Stephane Murphey

My sister, Stephane Murphey, 37, was murdered in Rio Rancho, just outside of Albuquerque, on April 15, 1999.  Stephane was strangled and sexually assaulted in her home, and her decomposed body was found four days later in her car, which was parked at the Warren Coronado Apartments in a low rent area of Albuquerque.

Because Stephane’s body was found in Albuquerque, there was some confusion over who had jurisdiction over the case, and the Rio Rancho Department of Public Safety asked the Albuquerque Police Department to process the crime scene.  It was actually a bit late for that, since by then Rio Rancho investigators, who originally processed the crime scene as a burglary, had already compromised much of the evidence.  The Rio Rancho DPS had let people walk around in Stephane’s house before they took fingerprints.  One of Stephane's friends stepped in blood in the bedroom and asked if it was blood.  The cops said, “no, it was probably a stain from furniture refinishing.”  As it turned out, it was my sister’s blood and probably the spot where she died.

At some point the Rio Rancho Department of Public Safety decided to reclaim the case and essentially told APD to butt out – a peculiar decision in view of the fact that the Rio Rancho DPS doesn’t have a homicide department and no one there had experience investigating a murder.  No evidence hold was placed on Stephane’s car, which was towed to an impound yard the day after it was found.  A couple of weeks later my mother received a notice in the mail addressed to Stephane from the impound yard saying they were going to crush the car if Stephane didn’t come down and pay to have it released.  Mom called the towing company and told them, “That car is supposed to be in evidence!  My daughter was found dead in that car!”

The car was crushed.

There was a mountain of physical evidence in Stephane’s case that the Rio Rancho Department of Public Safety wasn’t interested in processing.  They first told us that the Albuquerque Police wouldn’t give Rio Rancho access to the forensic evidence the APD criminalistics team had collected.  We later learned that was not true; Rio Rancho was given that evidence one week after Stephane’s murder, they just had not  bothered to look at it.  The evidence sat in the Rio Rancho evidence locker, unopened, until we had our private investigator ask them to take the information out and look at it.  Next we were told that the State Crime Lab in Santa Fe was refusing to process the evidence, because there was no defined suspect.  When I contacted the lab to inquire about that, they seemed bewildered by that statement.  They said that they were more than willing to process the evidence, but the Rio Rancho detective had sent them a box with no instructions and they didn’t know what they were supposed to do with the contents.  When the lab requested other items, such as the Mylar tapings from the car (to check for hairs other than my sister’s), the car seat covers, and the bloody towel from my sister’s bathroom that was found in the car, the police refused to send them.  They were finally sent in the spring of 2001, after our family was repeatedly told that they had already been sent.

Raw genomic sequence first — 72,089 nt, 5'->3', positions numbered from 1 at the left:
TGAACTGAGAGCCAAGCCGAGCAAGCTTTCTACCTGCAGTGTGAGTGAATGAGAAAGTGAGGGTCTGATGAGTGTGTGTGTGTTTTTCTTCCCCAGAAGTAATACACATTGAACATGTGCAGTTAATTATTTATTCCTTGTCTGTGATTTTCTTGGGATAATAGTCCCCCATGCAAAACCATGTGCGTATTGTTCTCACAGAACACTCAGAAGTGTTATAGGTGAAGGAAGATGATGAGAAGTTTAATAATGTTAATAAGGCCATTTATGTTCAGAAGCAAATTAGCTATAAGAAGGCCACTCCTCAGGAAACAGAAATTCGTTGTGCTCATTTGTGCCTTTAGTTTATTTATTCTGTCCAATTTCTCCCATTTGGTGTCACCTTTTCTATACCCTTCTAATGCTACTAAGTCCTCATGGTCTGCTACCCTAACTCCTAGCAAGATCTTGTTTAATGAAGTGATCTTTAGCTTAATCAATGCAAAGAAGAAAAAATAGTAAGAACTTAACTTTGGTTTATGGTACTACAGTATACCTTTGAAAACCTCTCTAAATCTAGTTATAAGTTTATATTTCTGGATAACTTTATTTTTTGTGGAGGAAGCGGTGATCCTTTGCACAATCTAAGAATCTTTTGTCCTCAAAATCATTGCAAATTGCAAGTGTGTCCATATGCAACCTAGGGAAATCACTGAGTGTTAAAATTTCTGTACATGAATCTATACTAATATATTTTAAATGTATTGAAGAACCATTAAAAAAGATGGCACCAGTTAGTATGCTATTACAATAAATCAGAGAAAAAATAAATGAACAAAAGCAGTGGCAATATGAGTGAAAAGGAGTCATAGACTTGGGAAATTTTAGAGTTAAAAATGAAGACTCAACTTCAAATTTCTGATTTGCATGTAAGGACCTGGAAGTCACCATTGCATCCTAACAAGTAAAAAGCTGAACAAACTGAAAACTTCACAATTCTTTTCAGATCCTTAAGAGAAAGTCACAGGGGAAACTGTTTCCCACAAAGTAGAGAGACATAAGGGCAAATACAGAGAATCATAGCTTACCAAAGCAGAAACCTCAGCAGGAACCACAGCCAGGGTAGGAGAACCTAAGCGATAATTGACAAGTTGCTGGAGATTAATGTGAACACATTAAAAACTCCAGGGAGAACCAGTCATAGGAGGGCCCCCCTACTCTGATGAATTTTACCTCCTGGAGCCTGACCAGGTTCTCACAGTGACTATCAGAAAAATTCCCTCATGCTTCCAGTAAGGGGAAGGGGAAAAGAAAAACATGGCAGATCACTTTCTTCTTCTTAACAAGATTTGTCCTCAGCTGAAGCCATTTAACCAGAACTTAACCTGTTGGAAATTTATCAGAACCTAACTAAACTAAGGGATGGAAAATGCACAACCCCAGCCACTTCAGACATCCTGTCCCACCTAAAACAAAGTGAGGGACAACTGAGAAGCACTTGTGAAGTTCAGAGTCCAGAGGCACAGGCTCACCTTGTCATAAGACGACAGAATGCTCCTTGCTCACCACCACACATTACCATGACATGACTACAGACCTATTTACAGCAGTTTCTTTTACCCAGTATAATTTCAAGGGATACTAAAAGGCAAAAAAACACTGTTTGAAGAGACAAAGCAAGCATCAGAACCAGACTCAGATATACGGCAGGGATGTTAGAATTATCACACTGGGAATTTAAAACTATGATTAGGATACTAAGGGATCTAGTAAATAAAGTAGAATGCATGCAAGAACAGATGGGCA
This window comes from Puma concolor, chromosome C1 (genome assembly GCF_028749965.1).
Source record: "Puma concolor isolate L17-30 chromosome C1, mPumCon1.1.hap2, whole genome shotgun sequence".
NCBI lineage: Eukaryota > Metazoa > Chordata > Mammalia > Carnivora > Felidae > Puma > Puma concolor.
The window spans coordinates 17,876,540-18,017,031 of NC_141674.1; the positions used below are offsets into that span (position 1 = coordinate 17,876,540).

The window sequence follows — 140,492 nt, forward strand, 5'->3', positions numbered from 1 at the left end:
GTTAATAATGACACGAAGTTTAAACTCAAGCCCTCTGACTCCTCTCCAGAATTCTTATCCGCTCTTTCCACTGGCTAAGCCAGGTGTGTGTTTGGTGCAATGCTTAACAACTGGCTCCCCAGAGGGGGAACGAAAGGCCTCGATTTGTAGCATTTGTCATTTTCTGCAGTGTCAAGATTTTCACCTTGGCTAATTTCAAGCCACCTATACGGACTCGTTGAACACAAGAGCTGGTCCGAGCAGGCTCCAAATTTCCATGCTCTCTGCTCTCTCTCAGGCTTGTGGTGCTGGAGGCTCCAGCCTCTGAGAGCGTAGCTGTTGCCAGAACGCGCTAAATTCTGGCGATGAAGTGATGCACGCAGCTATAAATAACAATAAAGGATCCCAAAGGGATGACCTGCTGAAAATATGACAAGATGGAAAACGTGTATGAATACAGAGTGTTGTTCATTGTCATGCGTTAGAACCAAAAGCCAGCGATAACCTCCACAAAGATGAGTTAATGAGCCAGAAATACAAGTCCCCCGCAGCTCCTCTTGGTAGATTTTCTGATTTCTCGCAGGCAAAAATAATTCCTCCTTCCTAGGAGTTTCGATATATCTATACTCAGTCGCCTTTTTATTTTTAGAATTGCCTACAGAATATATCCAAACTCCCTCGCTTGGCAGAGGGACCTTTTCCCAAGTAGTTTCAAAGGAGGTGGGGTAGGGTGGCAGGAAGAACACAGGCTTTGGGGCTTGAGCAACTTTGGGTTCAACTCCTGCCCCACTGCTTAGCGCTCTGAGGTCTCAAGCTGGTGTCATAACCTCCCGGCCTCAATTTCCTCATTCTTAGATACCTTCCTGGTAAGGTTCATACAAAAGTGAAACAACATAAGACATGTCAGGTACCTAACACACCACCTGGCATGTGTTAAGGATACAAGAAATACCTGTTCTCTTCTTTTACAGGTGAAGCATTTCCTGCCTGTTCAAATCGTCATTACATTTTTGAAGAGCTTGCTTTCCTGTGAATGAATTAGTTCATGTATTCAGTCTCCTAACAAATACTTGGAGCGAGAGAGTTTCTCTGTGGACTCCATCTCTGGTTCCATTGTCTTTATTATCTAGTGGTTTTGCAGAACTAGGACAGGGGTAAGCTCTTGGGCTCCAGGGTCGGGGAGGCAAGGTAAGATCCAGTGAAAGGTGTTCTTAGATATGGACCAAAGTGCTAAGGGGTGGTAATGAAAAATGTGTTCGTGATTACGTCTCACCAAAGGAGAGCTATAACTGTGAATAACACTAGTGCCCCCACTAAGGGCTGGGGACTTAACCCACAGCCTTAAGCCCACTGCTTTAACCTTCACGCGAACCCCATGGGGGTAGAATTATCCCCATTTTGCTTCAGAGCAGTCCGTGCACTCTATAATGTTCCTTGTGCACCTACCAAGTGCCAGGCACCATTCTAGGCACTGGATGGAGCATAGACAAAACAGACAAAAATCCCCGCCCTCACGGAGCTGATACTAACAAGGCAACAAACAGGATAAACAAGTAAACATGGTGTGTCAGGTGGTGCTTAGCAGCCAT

In January, 2000, the lead detective informed our family that he was “stumped” and  had nothing more to investigate because there were no leads.  In other words, he was giving up.  At that point we asked his permission to hire a private investigator and offered him the final say-so as to whom we should hire, in the hope that it would be someone he would be comfortable working with.  Although he did not forbid us to hire a P.I., he refused to cooperate with her and did everything possible to sabotage her efforts.  When our P.I. attempted to meet with him to share information, he would cancel appointments and not reschedule, and when she occasionally asked him for information that the police already had he would tell her, “You’re an investigator, so go get it yourself,” apparently not comprehending that every hour our P.I. spent searching for information was costing us money.  By August, 2000, our family had spent over $15,000 trying to get things done that the police had neglected to do and/or to obtain information the police already had.